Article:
Russia is today one of the most popular countries in Central Asia, a region which has witnessed a dramatic expansion in its economy, political power, societal stability and population. Russia, or rather the Russian Federation, is an extremely large transcontinental state spanning Eastern Europe and Northern Asia, making it the second largest country in the whole world, by both land and area. It also covers more than one-eleventh of the Earth’s total land mass, making it the largest nation in a single geographical area.
At the turn of the century, when the mighty Soviet Union was formed, its sphere of influence was limited to a handful of countries around its close neighbours. Today, despite the size of the country and its political clout, russia is an powerful member of the international community, ruling over a realm of satellites, possessions and postulates which collectively form the Russian Federation. However, while this makes russia the most populous country in Central Asia, it also happens to be the thinnest. The following brief guide to country lists provides a glimpse into the dynamics of life in russia.
Russia consists of five principal ethnic groups – including the Chechens, Ingushians, Central Asians and the Russian speakers of the Chechny and Kalashtar cultures. Each group perceives itself as the rightful heir to its historic land, which in turn perceives itself as the rightful owner of the entire world. The diversity of ethnic identity, cultural practices and traditions make each group unique, with each group tending to view the other as backwards and inferior. This leads to profound cultural and social conflicts that have been a feature of the life of Russia and parts of the world since the dissolution of the Soviet Union.
Russia, for all intents and purposes, is a country with an enormous amount of land spread out between the European and Asian continental plates. Although Russia is by far the largest nation in the world, it is dwarfed by the other countries listed above. All told, Russia takes up more space on the map than all of the other states of the world put together, making it the single, most unbalanced destination on the world stage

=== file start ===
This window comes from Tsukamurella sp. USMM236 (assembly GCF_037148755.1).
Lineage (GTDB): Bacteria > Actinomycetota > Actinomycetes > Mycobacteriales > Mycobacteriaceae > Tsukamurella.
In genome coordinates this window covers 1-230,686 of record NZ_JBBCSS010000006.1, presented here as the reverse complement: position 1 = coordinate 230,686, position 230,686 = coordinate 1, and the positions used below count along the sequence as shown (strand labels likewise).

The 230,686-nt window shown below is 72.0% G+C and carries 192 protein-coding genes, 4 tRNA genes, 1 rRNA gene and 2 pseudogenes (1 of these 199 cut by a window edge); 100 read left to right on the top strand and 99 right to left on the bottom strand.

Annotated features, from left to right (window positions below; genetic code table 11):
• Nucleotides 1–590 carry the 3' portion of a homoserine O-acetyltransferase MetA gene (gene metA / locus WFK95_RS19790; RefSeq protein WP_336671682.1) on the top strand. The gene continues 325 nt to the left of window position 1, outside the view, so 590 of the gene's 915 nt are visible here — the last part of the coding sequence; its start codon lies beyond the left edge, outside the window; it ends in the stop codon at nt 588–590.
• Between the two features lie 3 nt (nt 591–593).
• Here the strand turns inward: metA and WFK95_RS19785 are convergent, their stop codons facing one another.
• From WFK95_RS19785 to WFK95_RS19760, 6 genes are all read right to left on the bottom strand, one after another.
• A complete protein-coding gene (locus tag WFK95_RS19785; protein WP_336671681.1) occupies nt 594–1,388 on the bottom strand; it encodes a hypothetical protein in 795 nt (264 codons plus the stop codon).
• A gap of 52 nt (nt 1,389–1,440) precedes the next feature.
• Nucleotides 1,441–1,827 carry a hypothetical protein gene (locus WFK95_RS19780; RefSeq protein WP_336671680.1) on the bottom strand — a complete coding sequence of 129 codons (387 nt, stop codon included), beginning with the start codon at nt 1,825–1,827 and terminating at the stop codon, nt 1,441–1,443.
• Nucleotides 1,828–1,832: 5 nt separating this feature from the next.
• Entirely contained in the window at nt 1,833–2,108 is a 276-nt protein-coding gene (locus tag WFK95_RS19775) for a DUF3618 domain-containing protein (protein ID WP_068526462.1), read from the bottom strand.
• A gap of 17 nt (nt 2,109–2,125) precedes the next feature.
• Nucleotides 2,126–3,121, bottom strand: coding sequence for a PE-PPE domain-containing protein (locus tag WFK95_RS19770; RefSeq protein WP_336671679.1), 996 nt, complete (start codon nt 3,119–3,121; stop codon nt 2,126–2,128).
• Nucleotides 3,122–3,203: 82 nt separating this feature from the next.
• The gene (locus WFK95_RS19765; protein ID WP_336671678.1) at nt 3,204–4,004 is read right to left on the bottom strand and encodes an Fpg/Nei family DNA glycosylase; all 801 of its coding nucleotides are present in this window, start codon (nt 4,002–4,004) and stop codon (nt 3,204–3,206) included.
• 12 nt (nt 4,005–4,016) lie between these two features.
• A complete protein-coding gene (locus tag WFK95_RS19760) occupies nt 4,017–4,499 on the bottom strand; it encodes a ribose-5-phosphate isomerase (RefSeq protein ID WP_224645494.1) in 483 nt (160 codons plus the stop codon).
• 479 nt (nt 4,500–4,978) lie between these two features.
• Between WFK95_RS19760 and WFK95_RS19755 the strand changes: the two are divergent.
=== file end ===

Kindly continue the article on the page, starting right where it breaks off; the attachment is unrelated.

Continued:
When it comes to population, Russia ranks second to Norway in terms of total population, coming in after Japan. Because of its size and weight, however, Russia is also the world’s largest country by surface area, while ranking only slightly behind the United States. Much of the land mass of the country is comprised of solid land, meaning that the majority of its people live north of the Ural Mountains or in what is known as the Uralic Basin. With an area the size of Switzerland, Russia has plenty of territory to cover in terms of its location on the world map.
Like much of Europe, Russia also shares its borders with Germany, the United Kingdom, Finland, France, Poland, the Czech Republic, Hungary, the Baltic Republic, the CIS countries ( Mongolia, Georgia, Tajikistan, Uzbekistan, Norway and Kemer) and the Turkmenistan. The former German colonies of what are now Poland and Germany in the Baltic Sea provide Russia with a significant source of food and raw materials, while the former British possessions in northern asia make up a significant portion of the territory that Russia shares with its neighbors. In fact, the once-vacant Urkraine is now one of four ex-soviet states that are re-unified and seek to join the Russian Federation. While much of eastern Europe and Scandinavia ( Denmark, Norway, Sweden and Finland ) shares land borders with the former Soviet Union, most of western Europe, including Germany, Denmark, Spain and Italy does not.
The largest city in Russia is Moscow, which is also the capital of the soviet union, meaning that half of the people in this country and half of the people in the russian Federation live in the soviet union. The capital city of Moscow also houses the State University of Moscow, the main research university in Russia. The Winter Olympics are hosted there every four years. The economy of Russia is highly developed with major international investments, including large contracts with international businesses, being made in order to develop its economy further.
However, it is not just the large cities that form the heart of Russia, but also the smaller towns that form the very core of the Russian economy. Most russian couples travel to have their honeymoon in order to avoid the huge crowds that are present in most tourist destinations such as the beaches of California and Florida or in Paris or London. The world’s largest Siberian city of Barnaul is visited by thousands of tourists each year, who come to watch the sable deer and other huge herds of reindeer in action. The reindeer are very well fed by feeding stations placed just below the tundra where they spend their days basking in the sun. The Winter Olympics and the World Cup also take place in Barnaul, which has earned a reputation for being Russia’s “Hollywood”.